Hypothetical graviton : Why a spin of 2 ?

In summary, a spin-2 field described by a spin-1 boson corresponds to a quanta of the field that is not correctly described by the Maxwell equations.
  • #1
A_theory_2012
1
0
Hi,

Why have the hypothetical gauge boson of gravitation, the so-called graviton, a spin of 2 ?

What about his chirality ? (projection of spin on his propagation direction)

I mean, does it mean that the graviton can have a polarisation like a photon, but that this polarisation is two times faster ? What is the difference and why a spin of 2 ? If it's a boson, a spin of 1 could be 'enough' :-p

Thanks
 
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  • #2
The free limit of general relativity is described by a symmetric tensor of rank 2 in a flat Minkownski spacetime which under restricted Lorentz transformations transforms like a spin 2 field. But spin is a quantum concept, so a quantum theory of gravitation (free limit or GR) describes spin 2 fields (free or interacting).
 
  • #3
A_theory_2012 said:
Hi,

Why have the hypothetical gauge boson of gravitation, the so-called graviton, a spin of 2 ?

What about his chirality ? (projection of spin on his propagation direction)

I mean, does it mean that the graviton can have a polarisation like a photon, but that this polarisation is two times faster ? What is the difference and why a spin of 2 ? If it's a boson, a spin of 1 could be 'enough' :-p

Thanks

Spin 1 or vector bosons have two charge types so they can attract or repel. Spin 2 charge carriers have only one charge type and can only attract. I'll have to think about the polarization question.
 
  • #4
cosmik debris said:
Spin 1 or vector bosons have two charge types so they can attract or repel.
You mean like the photon?
 
  • #5
clem said:
You mean like the photon?

Yes.
 
  • #6
A gravitational wave has two polarization states, similar to an electromagnetic wave, but different. :smile: Its polarization is transverse to the propagation vector, but instead of a being a transverse vector the field is a transverse tensor. Which means: the passage of a gravitational wave through a swarm of test particles has a shearing effect - an oscillatory stretching and squeezing. Picture a circle being squeezed into an ellipse, then back again and squeezed the other way.

For an electromagnetic wave the two polarization states are at 90 degrees from each other. For a gravitational wave the two possible (linear) polarizations are tilted at 45 degrees. Equivalently, you can take combinations of the polarization states that are circularly polarized, a shear that rotates either to the left or to the right.
 
  • #7
cosmik debris said:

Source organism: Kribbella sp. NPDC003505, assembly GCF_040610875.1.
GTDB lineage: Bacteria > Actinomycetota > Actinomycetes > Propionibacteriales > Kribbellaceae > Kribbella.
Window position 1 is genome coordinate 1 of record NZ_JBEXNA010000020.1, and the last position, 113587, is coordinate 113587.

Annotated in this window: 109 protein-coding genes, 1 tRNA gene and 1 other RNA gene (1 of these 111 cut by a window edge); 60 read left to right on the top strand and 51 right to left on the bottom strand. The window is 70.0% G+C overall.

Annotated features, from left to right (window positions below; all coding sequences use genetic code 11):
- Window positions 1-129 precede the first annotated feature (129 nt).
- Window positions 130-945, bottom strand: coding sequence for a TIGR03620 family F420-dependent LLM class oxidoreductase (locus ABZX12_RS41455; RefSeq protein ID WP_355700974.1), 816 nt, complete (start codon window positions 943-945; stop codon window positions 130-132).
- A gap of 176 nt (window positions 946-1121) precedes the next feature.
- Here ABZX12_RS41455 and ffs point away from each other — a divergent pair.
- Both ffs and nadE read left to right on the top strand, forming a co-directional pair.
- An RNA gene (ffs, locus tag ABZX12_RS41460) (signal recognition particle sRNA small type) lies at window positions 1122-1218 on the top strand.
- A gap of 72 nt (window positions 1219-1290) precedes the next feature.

Spin 1 or vector bosons have two charge types so they can attract or repel. Spin 2 charge carriers have only one charge type and can only attract. I'll have to think about the polarization question.
I must have misinterpreted your remark. The photon has spin 1, but does not have two charge types.
 
  • #8
clem said:
I must have misinterpreted your remark. The photon has spin 1, but does not have two charge types.

It doesn't have two charge types, it carries two charge types.
 
  • #9
a good source of information is the feynman lectures on gravitation. he shows that a spin 2 field reproduces experiment: ie perihelion shift predicted by gravity, and the deflection of light by a massive object, whereas a spin 0 and 1 field do not. I think Misner, Thorne, and Wheelers book goes through this as well. Also he pictorially describes the graviton polarization states that Bill K was describing.
 
  • #10
Does this mean you can't have a rank two tensor field that is described by a spin-1 boson?
 
  • #11
No one has said anything so let me be more specific.
samalkhaiat said:
I can show you that the two postulates of SR ( plus, of course, causality) is all what you need to conclude that:
spin-0 representation satisfies the K-G equation.
spin-1/2 representation satisfies the Dirac equation.
spin-1 rep. satisfies the Maxwell equations.
spin-3/2 rep. satisfies the R-S equation. and
spin-2 rep. satisfies the linearized Einstein equation.

regards


sam
Here Sam says that spin-1 satisfies Maxwell's equations. But it also seems that rank-2 tensors correspond to spin-2 gauge bosons. But could you have a rank-2 symmetric tensor field that satisfies Maxwell's equations and have a boson of spin-1 be the quanta of the field?
[tex]
\Box B_{\alpha\beta}=0
[/tex]
 
  • #12
Rank-2 antisymmetric tensor field describes spin-1 (boson). In the massive representation, this is same as vector field.